S/V Dalliance

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New York City

June 28-July 2, 2007

    We sailed for two days after leaving Norfolk on our way to New York.  The last night was not to be without its challenges. We encountered severe thunderstorms along the stretch of coast just south of Sandy Hook, and more were predicted for the next day.  Although the sails are readily reefed for the increase in wind, the lightning strikes into the ocean keep our knuckles blanched.  Fortunately, the storm systems show up clearly on our radar, helping us dodge most of them.  At one point we even headed south again to miss a particularly nasty looking system that was passing west to east in front of us.  Despite the large copper mast grounding plate that we had installed before we left, and the theoretic Faraday's cage effect protecting the area below the rigging, we stayed mostly below deck with the auto pilot keeping the boat on course.  Back-up instruments were stored in the oven to act a an additional Faraday cage in case of lightning induced electric surges.  With more thunder storms in the forecast for the next day, we decided to remain cautious, and stop in Atlantic Heights, NJ (see above), just inside Sandy Hook, rather than press on to reach New York City.

    The secure mooring field behind the break water of Atlantic Heights as seen from the deck of Dalliance.  The skyline of New York City can be seen faintly in the distance.  We were able to enjoy the town, which had a remarkable small village feel, considering the proximity to New York City.  According to the locals, the town has changed since the arrival of a high speed commuter ferry to New York City, and has become more of a high rent bedroom community.  In a mere forty-five minutes you can be in downtown NYC.

    On June 29th, we headed for New York City at last, under cloudy skies and light winds.  To cruise along the Statue of Liberty was a amazing experience! There are few landmarks that provoke such an emotional experience.  Emma Lazarus' poem "Give me your tired, your poor, your huddled masses yearning to breathe free" rang true to us.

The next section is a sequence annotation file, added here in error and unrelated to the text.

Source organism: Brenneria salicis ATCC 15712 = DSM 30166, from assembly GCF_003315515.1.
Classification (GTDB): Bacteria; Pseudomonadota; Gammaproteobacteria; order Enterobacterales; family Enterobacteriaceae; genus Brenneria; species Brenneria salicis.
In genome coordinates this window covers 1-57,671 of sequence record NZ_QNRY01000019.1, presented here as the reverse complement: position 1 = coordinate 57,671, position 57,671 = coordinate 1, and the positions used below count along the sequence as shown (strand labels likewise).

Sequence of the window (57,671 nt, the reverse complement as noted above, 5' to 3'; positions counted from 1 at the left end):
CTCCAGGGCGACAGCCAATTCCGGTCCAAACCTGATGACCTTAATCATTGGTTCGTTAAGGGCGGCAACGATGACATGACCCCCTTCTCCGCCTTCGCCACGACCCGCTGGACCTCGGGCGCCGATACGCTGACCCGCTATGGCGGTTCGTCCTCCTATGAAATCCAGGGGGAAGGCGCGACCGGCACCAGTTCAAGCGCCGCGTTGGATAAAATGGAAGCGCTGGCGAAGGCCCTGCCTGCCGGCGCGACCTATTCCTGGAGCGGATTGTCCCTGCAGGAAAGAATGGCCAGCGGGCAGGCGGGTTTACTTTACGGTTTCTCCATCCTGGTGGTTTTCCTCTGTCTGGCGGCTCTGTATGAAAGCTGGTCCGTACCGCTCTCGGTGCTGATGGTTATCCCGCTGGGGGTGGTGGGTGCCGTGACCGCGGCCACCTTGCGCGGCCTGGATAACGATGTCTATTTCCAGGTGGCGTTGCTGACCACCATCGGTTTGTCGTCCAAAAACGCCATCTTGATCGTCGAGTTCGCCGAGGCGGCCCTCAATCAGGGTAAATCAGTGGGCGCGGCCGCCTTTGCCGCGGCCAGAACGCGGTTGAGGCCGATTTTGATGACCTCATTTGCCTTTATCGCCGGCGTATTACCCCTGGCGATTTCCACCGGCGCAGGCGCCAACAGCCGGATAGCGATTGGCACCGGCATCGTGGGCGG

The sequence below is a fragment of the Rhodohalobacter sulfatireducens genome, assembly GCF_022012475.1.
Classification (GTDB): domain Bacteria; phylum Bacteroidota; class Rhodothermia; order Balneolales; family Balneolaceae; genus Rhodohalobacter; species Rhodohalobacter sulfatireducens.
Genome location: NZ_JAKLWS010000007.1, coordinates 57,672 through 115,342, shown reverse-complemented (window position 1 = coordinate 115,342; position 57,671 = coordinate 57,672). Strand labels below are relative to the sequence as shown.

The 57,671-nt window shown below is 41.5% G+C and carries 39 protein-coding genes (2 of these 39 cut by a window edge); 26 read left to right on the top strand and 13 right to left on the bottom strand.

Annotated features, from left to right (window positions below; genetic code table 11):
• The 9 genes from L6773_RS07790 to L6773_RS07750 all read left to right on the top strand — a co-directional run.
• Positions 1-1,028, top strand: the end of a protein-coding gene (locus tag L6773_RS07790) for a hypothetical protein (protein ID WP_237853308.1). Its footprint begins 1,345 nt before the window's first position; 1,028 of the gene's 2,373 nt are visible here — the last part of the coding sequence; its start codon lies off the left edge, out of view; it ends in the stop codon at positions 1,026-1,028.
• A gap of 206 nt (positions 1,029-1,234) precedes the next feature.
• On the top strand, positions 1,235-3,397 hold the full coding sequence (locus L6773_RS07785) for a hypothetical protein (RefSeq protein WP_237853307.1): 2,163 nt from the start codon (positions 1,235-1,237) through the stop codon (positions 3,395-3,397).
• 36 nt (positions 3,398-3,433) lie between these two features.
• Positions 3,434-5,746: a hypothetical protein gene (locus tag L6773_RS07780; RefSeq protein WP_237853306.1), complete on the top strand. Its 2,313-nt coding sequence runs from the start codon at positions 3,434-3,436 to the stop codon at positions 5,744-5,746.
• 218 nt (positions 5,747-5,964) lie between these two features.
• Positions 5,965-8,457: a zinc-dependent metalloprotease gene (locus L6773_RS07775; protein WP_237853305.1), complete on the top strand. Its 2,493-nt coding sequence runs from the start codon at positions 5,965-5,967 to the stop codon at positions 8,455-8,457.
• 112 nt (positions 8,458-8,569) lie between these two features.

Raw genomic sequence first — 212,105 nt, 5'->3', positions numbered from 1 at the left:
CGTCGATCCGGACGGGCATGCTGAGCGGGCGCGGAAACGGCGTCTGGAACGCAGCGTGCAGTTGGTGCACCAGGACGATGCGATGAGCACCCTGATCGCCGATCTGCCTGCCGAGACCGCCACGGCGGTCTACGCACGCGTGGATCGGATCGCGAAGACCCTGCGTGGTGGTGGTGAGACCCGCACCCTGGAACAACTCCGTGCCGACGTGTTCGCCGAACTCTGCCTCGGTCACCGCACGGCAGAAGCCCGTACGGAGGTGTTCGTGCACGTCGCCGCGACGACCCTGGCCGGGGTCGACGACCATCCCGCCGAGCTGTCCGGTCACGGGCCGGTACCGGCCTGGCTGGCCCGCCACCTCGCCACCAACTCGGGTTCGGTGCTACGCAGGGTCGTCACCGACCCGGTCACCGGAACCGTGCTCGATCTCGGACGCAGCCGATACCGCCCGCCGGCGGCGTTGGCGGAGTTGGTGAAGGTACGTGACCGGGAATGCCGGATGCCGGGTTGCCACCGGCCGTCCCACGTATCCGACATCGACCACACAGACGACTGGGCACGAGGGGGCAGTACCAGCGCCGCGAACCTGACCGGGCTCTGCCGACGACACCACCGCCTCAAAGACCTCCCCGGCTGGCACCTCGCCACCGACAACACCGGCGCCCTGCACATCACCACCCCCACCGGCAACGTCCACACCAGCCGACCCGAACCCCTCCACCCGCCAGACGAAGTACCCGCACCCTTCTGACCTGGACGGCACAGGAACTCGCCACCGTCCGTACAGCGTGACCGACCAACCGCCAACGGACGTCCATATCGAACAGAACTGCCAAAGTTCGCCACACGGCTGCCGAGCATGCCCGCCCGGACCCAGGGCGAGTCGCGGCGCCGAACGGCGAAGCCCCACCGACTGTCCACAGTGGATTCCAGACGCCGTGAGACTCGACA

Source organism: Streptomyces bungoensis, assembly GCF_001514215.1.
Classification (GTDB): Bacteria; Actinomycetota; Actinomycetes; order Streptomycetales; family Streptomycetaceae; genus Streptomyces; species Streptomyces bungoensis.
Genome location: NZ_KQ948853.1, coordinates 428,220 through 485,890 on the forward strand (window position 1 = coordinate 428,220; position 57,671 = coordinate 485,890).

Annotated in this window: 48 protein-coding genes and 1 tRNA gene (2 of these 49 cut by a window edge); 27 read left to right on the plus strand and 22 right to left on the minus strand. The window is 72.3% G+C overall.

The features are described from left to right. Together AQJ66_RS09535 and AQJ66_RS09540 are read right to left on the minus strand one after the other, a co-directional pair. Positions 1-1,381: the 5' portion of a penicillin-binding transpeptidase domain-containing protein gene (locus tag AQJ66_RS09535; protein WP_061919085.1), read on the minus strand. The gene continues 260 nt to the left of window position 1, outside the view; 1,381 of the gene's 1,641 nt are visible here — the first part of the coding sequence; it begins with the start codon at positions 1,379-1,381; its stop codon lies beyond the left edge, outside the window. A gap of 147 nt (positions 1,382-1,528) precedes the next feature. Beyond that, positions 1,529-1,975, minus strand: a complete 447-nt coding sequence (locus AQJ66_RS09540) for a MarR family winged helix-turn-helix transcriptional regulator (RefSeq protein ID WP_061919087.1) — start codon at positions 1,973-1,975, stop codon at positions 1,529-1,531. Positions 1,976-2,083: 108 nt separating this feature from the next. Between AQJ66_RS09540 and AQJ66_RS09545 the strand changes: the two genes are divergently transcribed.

The statue was a gift from the French to the American people.  The design was made by sculptor Auguste Bartholdi, as a monument to the freedom that he found lacking in France.  "I will try to glorify the Republic and Liberty over there, in the hope that someday I will find it again here."  The frame was designed by Gustave Eiffel, who later build the Eiffel Tower.  The statue was unveiled by President Grover Cleveland on October 28, 1886, and restored for its 100th anniversary in 1986.

Ellis Island served as the immigration depot from 1892 until 1954, during which nearly 12 million passed through its gates.

    We stayed for three days at a mooring at the 79th Street Boat Basin.  Due to the swift tidal currents in the Hudson River anchoring would have been risky, especially since we would be off the boat exploring the city.  The Boat Basin was a short walk away from Central Park and the Metro, and was an ideal springboard into the city.  We walked for about six hours each day, taking in the sights with beautiful sunny weather.

Close to the Dakota on 72nd Street, there is a memorial to John Lennon in Central Park, which remains popular with people paying homage to one of music's greats.

One of the many fountains in Central Park which host various local musicians.  The City seems far away in this pastoral place.

Conservatory Water, also known as the Model Boat Pond, hosts model sailboat racing every Saturday.

    Rockefeller Center was declared a landmark in 1985, and called "the heart of New York...a great unifying presence in the chaotic core of midtown Manhattan."  In the background on the facade of the GE building is "Wisdom" by Lee Lawrie.  "Wisdom and Knowledge shall be the Stability of Thy Times".

The towering Empire State Building is now the tallest skyscraper in New York at 1454 ft (443 m).  In 1933 the building was featured in the movie King Kong, where he fights army airplanes from its spire.